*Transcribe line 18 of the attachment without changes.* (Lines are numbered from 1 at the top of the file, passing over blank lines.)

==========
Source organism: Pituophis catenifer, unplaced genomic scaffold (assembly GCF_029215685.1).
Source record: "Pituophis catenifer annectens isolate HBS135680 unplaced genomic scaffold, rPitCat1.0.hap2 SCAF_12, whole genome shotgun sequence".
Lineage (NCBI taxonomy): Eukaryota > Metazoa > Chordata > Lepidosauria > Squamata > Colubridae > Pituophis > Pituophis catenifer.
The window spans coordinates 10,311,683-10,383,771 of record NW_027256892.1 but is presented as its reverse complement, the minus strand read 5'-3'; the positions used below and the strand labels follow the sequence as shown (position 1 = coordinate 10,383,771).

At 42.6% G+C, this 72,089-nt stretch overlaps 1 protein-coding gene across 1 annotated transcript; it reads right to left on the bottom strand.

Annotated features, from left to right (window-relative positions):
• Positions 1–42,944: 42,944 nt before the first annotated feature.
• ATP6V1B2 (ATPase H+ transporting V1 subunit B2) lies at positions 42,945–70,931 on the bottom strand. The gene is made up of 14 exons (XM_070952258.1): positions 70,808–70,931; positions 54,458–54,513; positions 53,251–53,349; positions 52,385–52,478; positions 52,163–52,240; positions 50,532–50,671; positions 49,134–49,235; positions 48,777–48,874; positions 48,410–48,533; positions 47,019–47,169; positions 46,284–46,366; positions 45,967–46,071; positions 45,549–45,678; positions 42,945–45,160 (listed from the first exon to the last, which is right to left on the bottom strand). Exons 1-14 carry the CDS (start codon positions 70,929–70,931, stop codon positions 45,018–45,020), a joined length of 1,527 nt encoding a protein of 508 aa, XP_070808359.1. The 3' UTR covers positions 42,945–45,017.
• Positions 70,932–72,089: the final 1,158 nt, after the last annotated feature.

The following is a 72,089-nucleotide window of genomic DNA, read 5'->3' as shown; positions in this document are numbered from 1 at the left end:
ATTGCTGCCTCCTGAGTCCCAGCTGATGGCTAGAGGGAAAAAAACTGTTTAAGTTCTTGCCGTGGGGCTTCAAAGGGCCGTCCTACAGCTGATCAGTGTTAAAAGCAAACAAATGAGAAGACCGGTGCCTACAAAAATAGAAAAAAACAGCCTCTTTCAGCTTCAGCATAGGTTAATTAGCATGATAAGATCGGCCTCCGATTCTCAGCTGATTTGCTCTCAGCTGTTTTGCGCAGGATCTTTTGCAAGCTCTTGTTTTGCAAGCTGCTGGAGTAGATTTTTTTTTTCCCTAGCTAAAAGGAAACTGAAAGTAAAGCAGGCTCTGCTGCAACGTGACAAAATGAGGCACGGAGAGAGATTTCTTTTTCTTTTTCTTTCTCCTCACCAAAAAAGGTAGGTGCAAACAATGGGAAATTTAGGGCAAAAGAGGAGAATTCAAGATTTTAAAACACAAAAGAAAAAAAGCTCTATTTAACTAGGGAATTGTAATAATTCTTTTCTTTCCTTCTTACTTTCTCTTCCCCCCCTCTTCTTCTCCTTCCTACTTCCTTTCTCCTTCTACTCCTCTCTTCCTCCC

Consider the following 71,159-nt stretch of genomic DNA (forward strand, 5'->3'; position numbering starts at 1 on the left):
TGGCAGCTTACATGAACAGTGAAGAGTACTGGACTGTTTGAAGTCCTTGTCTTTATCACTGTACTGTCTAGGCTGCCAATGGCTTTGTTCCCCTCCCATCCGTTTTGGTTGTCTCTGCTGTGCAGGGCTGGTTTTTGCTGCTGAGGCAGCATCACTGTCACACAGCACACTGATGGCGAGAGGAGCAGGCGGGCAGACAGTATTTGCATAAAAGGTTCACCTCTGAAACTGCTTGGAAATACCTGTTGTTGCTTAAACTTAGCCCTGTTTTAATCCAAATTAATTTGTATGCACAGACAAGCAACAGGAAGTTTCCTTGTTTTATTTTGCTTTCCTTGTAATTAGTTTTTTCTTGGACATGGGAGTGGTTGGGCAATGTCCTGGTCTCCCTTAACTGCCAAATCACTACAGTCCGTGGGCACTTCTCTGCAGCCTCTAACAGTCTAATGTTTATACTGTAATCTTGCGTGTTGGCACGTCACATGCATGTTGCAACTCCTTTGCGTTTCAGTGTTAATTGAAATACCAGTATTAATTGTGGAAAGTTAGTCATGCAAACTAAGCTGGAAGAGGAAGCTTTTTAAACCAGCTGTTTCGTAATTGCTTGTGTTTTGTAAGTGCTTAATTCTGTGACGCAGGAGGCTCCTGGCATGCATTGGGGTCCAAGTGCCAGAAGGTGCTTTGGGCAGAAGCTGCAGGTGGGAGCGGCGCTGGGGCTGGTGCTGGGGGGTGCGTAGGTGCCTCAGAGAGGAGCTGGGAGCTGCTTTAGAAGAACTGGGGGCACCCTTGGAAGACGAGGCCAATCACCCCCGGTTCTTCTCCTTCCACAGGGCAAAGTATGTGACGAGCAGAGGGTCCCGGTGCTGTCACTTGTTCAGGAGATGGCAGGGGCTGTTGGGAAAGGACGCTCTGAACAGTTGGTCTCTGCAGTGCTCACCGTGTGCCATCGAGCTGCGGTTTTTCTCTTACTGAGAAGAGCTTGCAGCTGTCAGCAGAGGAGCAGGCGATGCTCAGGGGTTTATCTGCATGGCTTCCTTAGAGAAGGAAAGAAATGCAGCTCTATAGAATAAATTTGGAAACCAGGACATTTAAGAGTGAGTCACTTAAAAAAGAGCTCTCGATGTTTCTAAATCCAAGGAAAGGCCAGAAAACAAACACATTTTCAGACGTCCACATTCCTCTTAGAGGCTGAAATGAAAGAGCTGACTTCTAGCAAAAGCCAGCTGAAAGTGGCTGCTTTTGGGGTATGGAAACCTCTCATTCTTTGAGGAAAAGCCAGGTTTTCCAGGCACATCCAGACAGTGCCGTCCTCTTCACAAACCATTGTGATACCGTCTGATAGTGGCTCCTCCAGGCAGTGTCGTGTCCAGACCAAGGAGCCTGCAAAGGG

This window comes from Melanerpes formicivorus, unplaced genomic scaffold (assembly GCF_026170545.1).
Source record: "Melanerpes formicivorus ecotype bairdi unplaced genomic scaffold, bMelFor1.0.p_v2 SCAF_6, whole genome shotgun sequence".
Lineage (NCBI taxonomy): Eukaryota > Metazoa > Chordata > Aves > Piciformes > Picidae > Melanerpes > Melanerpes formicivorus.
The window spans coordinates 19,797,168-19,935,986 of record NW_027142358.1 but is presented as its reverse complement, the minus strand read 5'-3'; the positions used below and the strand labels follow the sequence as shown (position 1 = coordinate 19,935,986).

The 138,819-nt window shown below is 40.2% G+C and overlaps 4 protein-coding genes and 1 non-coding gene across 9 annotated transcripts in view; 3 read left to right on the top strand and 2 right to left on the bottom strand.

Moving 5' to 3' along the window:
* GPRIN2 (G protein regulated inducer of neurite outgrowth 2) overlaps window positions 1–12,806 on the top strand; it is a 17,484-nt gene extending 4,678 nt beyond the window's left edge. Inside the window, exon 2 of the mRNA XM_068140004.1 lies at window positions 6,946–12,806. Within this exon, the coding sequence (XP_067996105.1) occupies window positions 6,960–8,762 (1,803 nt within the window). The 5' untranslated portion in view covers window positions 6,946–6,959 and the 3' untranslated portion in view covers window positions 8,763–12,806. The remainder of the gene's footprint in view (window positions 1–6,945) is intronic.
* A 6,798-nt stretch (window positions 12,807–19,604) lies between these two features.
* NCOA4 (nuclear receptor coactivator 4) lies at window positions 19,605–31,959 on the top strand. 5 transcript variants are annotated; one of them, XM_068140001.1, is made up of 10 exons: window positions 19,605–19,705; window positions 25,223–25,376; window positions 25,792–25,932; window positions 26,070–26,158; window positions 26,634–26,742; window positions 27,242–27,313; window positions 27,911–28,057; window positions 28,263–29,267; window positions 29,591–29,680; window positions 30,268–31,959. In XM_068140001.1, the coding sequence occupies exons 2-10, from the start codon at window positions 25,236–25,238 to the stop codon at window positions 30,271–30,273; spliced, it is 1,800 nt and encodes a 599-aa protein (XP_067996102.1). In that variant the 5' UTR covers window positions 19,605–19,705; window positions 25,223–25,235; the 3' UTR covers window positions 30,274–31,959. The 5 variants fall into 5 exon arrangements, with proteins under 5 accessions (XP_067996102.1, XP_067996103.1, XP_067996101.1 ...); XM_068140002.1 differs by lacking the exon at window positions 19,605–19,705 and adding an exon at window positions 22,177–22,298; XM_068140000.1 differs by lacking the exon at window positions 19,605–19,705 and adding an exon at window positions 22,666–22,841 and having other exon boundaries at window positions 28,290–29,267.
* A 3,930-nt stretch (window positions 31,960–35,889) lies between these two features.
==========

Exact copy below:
The 138,819-nt window shown below is 40.2% G+C and overlaps 4 protein-coding genes and 1 non-coding gene across 9 annotated transcripts in view; 3 read left to right on the top strand and 2 right to left on the bottom strand.